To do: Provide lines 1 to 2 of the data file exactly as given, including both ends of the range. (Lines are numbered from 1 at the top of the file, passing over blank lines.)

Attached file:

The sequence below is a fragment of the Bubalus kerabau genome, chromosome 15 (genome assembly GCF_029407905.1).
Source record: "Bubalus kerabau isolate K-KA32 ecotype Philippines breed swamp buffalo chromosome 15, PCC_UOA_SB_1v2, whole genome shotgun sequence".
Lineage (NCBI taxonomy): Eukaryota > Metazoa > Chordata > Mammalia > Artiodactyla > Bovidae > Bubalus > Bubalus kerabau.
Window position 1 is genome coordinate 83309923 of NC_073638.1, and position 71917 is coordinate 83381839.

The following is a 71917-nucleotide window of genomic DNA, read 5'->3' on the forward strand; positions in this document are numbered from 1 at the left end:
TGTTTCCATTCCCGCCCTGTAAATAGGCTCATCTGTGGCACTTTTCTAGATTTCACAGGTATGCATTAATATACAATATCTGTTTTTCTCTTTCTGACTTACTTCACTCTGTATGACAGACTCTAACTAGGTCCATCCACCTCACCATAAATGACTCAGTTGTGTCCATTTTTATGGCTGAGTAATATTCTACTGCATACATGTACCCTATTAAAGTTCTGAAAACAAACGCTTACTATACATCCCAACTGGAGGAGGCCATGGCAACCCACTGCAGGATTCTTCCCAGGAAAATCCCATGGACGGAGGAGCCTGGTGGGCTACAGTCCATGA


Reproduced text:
The sequence below is a fragment of the Bubalus kerabau genome, chromosome 15 (genome assembly GCF_029407905.1).
Source record: "Bubalus kerabau isolate K-KA32 ecotype Philippines breed swamp buffalo chromosome 15, PCC_UOA_SB_1v2, whole genome shotgun sequence".